The benefit of this, as I see it, is you don't need an extra set up thermostats, and if the fire goes out, the oild burner just kicks in because the water is cold....when the wood burner is not running it is just extra pipe for the water to pass thru....

    I am pretty sure I more or less have the concept down, but am looking for feedback from people that have personal experience with this type of setup, and if there are any "gotchas" that I should be on the lookout for before I get this up and running....

    Thanks!

  5. #5
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    Default Re: Adding wood boiler to existing oil burner question

    I hear you, and have the same system (gas instead of oil) except I don't have the domestic water heater in the loop (almost true, as I have a 30 gal pre-heat tank on the cold water input side of the domestic hot water tank, that the wood heats up some). This second picture shows the gas boiler on the right, the three pumps, the dom. hot water ss preheat tank, and the wood boiler on the far left.

    The only problem I see with your design is getting the right controller of water temp at the oil burner. If the wood heats the water to 180, and the oil burner kicks it another 10 degree, that water may come back around to the wood burner, which checks the temp of that return water and says "its already hot, I don't need to add any wood heat", so keeps the wood damper closed. So, effectively the wood heat is out of the loop. I found that I couldn't get a water temp control for the gas fired boiler to have the right range of temp to do what you want to do.
    My wood boiler has a temp sensitive draft control, which closes the damper at about 180 deg F. That is because the wood fire has residual heat that will keep heating the water from hot coals, etc. after the damper is closed. If one makes the mistake of throwing in a lot of wood in early, and there isn't a demand for a lot of hot water, then the damper shuts early, and the wood just smolders away (don't make the mistake of looking at the fire when it has been smoldering, because a big flash-back can occur, i.e. explosion of gases getting some oxygen).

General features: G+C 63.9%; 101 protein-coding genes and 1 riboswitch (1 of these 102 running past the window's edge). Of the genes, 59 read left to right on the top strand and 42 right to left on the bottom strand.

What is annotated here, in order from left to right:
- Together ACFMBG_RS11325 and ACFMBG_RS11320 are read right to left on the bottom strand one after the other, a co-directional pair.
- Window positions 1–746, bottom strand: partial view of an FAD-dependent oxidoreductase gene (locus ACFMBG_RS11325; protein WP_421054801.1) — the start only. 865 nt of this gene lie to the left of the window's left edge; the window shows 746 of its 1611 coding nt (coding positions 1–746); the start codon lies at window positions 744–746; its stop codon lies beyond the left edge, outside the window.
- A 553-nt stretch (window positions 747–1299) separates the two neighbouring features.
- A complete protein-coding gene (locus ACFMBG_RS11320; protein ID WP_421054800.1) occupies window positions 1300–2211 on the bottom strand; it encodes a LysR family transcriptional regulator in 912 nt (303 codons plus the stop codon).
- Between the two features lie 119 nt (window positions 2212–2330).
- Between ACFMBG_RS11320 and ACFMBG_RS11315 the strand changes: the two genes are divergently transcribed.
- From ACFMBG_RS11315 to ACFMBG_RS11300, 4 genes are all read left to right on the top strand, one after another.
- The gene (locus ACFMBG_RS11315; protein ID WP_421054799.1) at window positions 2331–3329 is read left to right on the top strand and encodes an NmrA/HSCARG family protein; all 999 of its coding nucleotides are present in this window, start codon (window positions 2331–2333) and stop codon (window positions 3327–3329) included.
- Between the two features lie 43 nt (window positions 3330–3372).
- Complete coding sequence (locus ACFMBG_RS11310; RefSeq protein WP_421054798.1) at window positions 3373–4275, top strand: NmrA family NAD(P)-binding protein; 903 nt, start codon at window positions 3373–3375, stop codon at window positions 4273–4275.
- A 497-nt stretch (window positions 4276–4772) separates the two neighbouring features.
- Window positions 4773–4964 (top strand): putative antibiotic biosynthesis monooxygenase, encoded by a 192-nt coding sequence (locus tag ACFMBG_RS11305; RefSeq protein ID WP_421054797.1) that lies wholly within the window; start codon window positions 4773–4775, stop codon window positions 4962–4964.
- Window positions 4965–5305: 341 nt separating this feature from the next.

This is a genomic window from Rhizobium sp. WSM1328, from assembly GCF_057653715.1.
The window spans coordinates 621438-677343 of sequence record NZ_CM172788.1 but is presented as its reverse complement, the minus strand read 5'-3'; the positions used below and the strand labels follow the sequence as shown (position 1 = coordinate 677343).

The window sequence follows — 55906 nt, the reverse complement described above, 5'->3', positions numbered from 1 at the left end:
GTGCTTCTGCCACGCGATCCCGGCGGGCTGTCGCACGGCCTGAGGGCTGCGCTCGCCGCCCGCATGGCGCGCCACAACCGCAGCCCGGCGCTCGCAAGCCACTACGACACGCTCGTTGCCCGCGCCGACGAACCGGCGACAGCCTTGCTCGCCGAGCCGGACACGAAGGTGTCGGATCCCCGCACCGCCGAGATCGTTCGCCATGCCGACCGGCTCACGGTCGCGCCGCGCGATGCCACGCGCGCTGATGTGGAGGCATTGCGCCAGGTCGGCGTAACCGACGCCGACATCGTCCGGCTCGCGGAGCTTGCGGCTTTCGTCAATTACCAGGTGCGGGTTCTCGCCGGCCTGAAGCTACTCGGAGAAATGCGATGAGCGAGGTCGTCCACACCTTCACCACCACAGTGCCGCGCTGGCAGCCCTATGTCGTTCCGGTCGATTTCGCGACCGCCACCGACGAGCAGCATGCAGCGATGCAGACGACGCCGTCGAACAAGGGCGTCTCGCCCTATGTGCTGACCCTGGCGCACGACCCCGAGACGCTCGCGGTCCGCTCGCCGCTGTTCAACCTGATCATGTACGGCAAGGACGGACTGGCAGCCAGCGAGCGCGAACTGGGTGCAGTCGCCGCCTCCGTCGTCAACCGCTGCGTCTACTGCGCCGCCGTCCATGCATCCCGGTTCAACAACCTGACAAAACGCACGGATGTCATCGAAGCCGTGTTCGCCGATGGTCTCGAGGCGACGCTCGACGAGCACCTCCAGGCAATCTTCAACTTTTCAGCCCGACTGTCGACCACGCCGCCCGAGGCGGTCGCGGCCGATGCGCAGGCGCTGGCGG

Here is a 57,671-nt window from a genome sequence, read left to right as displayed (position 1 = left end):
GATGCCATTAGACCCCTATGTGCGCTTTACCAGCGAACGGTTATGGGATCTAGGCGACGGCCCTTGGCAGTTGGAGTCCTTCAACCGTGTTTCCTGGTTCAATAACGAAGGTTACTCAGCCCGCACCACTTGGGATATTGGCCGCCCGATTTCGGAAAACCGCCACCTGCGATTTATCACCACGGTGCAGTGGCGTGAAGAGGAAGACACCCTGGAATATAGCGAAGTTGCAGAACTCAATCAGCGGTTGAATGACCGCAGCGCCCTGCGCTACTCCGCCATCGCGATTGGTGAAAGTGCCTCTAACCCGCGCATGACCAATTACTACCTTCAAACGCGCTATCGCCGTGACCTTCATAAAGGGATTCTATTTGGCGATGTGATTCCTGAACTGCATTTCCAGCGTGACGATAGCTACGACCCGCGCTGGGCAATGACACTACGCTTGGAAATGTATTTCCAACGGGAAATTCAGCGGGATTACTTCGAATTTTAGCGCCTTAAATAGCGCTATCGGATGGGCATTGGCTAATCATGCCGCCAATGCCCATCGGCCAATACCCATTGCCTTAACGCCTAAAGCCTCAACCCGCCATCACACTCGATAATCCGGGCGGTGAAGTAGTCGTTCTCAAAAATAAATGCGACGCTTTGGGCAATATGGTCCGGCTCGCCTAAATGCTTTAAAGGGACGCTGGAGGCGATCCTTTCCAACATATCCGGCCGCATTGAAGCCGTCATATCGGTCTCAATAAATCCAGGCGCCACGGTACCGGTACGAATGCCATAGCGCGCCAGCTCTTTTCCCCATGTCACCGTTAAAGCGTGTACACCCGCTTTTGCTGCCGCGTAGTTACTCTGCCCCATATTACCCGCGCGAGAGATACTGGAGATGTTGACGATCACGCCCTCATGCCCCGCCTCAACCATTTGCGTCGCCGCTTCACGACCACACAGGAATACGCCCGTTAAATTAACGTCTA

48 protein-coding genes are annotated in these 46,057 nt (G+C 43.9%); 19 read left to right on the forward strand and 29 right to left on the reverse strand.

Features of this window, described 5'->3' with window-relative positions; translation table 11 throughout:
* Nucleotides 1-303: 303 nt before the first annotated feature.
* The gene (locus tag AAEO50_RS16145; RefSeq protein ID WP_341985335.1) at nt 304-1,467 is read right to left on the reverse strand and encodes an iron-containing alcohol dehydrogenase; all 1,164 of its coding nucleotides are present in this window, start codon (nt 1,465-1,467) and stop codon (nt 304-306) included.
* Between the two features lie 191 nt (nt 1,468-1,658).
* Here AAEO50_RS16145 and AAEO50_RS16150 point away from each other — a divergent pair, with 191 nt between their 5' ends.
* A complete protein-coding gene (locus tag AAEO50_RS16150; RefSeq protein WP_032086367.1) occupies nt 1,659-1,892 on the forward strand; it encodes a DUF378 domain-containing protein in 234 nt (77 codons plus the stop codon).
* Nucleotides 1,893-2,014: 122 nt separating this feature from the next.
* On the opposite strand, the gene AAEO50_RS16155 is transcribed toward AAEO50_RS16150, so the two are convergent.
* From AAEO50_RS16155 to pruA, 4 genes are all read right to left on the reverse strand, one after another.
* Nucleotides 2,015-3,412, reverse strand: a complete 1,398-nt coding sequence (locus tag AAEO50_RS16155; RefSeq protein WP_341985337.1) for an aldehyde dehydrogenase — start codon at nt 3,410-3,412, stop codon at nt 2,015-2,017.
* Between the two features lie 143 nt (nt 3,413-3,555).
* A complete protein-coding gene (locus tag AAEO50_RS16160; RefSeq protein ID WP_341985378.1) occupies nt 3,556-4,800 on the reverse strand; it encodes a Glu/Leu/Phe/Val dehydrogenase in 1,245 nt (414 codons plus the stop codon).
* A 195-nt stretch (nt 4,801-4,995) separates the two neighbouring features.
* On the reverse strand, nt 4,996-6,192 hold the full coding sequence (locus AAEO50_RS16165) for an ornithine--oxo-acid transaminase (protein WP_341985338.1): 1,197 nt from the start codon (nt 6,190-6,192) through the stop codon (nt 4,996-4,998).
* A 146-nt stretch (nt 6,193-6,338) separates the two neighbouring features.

I put the gas boiler under control of a separate temp senser, that is set to have the gas come on when the wood boiler output temp gets below 100 Deg F. But it doesn't take much for the gas boiler to kick the circulating water to 100, at which time the gas shuts off.

    If the hot water in your system recirculated back to the wood boiler cooled down to, say, 100 deg F, then the wood would heat it up and the oil could kick it some more. But I don't think you will get that much cooling from your circulation system. You may know that better than I.

    Your dom. hot water being tied into the system makes the design much more difficult, IMO.

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  6. #6
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    TC35D/16LA

    Default Re: Adding wood boiler to existing oil burner question

    Plan for a dump zone to get rid of heat when the house doesn't need it and the wood stove isn't on idle ...a unit heater in the garage is always nice.....

    Watch the size of your relief valves...you can't shut off a wood stove as quickly as you can a boiler. This will be especially important if a pump fails and you limit circulation to gravity flow.

    Have someone check the size of your expansion tank. The added volume in the system and the potentially rapid heating by the wood stove may require an additional tank to keep the system pressures stable.

    Consider pumping the wood boiler separately as an injection loop into the main boiler loop. By doing this, you only circulate water through the wood boiler when its hot and don't use it as a reverse radiator ( stealing heat ) from the system when its idle.

    Watch the smokepipe routing. Mass code generally doesn't allow the two ( oil fired / wood fired ) in the same stack.

    Be mindful of the increased need for combustion air.

  7. #7
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    Default Re: Adding wood boiler to existing oil burner question

    tc35
    These are all considerations in the design, however, none have been any problem with my system (only 9 gal water jacket and about a 10 gal expansion tank) in the years it has been in. But they are important to have in mind at all times.

    Never have needed to dump heat. When the water temp gets to the high limit, the damper shuts off the air supply and the fire 'sleeps'. If a power failure, the damper is spring loaded and closes. Very simple but has been very well designed system.